Ryzen is a multithreaded, high performance processor released by AMD in Q1, 2017. It is the first CPU released based on the Zen microarchitecture. Its goal is to directly compete with Intel's Broadwell-E processor line, primarily the Core i7-6900K.
- 1 Installation
- 2 Tweaking Ryzen
- 3 Improving Ryzen
- 4 Compiling A Kernel
- 5 Troubleshooting
- 6 See also
- Install the kernel for more optimisation. Linux ZEN provides better stability for any processors and also provides more speed in general (including gaming). It is only recommended for desktop users because the ZEN kernel uses as much power as the default kernel.
- Install the AUR kernel which contains patches that is designed to improve system responsiveness with specific emphasis on the desktop, but suitable to any workload. The CK kernel is recommended for laptop users as it's intended to be very power efficient.
Reconfigure GRUB to use the kernel(s) you have installed so you can boot into it/them next time. If you do not use GRUB, you will have to create a configuration file to use the kernel(s) for your bootloader.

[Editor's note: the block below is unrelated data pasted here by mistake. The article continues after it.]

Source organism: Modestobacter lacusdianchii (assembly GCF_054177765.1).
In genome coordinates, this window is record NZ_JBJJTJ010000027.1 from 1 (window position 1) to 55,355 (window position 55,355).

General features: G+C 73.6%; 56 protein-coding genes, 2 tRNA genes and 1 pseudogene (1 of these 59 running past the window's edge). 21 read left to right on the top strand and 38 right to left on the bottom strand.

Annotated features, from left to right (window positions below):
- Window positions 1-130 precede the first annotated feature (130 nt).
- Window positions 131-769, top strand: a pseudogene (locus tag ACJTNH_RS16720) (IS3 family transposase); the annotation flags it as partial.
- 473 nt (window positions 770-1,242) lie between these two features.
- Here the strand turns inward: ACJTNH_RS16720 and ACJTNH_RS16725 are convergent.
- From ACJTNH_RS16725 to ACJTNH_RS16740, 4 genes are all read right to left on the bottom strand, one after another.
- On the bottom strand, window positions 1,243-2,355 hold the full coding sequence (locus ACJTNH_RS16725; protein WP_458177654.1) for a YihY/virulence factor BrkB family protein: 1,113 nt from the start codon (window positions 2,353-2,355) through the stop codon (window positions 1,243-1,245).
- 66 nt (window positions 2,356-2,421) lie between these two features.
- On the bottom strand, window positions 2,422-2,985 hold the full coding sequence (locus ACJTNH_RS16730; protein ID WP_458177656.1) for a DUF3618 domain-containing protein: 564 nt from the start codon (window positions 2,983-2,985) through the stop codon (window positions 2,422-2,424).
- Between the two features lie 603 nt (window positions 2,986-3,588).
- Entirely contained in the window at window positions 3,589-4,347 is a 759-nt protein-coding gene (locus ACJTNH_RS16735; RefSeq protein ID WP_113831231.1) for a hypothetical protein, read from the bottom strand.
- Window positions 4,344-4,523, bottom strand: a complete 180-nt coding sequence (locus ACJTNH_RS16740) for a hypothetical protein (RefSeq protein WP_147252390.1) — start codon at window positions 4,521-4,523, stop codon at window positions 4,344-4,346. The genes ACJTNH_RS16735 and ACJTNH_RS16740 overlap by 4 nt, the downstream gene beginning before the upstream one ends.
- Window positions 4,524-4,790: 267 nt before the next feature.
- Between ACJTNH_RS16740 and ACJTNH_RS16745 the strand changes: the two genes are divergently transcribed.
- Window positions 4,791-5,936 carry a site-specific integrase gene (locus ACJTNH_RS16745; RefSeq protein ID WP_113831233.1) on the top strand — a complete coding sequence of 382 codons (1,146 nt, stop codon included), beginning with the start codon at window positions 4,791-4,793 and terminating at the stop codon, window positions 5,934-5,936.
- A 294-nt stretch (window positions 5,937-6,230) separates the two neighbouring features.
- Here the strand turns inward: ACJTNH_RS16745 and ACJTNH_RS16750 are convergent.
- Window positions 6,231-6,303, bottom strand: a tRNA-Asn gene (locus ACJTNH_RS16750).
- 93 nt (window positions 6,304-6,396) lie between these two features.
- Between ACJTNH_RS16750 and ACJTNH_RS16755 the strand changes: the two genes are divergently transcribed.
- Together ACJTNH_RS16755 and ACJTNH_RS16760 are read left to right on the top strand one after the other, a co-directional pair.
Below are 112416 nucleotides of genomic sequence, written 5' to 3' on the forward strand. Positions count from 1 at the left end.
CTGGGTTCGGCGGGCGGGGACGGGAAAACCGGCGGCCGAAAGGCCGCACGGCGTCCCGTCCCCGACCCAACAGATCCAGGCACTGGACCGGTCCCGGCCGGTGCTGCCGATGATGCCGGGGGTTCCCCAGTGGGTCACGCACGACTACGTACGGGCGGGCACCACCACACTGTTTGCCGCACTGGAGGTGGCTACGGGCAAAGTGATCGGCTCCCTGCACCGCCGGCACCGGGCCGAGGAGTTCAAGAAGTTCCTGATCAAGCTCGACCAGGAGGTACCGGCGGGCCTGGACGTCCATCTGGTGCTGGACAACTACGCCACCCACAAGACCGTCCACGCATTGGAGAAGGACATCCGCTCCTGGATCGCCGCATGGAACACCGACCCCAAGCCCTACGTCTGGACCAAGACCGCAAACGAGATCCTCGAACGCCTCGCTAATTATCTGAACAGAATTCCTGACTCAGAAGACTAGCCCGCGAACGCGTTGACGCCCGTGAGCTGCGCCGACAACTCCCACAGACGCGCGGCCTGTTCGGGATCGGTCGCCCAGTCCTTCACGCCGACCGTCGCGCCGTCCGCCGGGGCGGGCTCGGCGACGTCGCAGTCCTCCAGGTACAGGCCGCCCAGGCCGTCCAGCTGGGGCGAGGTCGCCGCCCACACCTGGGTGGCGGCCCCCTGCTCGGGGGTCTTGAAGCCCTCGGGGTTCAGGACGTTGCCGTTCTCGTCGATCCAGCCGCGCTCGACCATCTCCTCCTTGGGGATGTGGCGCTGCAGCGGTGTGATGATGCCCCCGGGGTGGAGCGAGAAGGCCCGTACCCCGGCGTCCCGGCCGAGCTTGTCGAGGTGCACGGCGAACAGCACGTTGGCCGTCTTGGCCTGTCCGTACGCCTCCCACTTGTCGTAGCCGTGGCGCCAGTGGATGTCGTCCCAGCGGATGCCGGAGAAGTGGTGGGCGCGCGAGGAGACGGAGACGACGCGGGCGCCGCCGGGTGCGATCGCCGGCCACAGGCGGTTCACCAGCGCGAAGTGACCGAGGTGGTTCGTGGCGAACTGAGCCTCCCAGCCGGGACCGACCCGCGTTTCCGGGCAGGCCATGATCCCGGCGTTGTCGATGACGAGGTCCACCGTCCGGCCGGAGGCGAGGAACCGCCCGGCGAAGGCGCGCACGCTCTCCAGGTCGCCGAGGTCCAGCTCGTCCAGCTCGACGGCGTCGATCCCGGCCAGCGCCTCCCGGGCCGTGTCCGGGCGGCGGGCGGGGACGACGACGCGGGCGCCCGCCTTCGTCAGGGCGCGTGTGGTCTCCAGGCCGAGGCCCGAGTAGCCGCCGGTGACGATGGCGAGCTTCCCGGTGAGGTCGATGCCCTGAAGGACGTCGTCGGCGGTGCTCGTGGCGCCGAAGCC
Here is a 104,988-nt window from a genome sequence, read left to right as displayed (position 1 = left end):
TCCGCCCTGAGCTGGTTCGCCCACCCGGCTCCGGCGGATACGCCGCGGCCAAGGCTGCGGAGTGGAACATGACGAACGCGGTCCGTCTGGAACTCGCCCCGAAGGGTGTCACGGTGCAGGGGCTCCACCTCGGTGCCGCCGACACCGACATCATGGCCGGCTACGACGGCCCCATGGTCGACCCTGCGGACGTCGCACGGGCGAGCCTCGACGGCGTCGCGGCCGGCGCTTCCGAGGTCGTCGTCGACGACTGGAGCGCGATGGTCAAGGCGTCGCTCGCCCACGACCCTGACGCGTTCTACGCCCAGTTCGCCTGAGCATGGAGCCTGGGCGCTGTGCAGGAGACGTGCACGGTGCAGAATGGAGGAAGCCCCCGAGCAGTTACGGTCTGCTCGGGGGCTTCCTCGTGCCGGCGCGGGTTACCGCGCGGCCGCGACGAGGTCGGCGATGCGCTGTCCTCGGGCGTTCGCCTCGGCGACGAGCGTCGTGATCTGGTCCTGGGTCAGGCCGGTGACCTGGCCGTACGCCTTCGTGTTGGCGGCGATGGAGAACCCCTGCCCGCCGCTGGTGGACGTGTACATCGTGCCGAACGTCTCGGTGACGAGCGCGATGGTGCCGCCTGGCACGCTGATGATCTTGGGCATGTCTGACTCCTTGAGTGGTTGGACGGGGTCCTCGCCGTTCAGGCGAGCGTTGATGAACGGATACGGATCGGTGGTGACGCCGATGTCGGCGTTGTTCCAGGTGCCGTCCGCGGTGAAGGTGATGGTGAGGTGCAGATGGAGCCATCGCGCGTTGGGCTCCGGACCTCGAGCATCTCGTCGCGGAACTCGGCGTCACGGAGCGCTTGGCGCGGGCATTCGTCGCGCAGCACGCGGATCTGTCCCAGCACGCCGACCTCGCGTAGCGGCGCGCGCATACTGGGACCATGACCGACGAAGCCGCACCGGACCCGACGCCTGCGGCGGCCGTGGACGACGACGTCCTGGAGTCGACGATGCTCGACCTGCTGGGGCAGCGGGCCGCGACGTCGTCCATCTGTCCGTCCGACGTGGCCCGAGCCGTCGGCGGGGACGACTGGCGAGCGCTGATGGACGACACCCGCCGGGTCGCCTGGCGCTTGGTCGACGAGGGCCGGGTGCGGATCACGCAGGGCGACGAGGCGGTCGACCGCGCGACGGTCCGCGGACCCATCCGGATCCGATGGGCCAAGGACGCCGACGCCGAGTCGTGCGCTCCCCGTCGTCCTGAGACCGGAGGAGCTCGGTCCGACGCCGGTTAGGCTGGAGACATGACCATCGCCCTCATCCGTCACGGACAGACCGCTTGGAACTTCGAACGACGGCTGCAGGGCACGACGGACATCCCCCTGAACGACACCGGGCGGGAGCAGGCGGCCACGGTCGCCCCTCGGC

Enable Microcode Support
Install the package to enable microcode updates and enable it with the help of the Microcode page. These updates provide bug fixes that can be critical to the stability of your system. It is highly recommended to use it despite it being proprietary.
Enabling The Ananicy Daemon
Compiling A Kernel
See Gentoo:Ryzen#Kernel on enabling Ryzen support.
If you are using Xorg and are experiencing screen-tearing, enabling the
"TearFree" option will fix the problem.
Section "Device" Identifier "AMD" Driver "amdgpu" Option "TearFree" "true" EndSection
"TearFree"is not Vsync.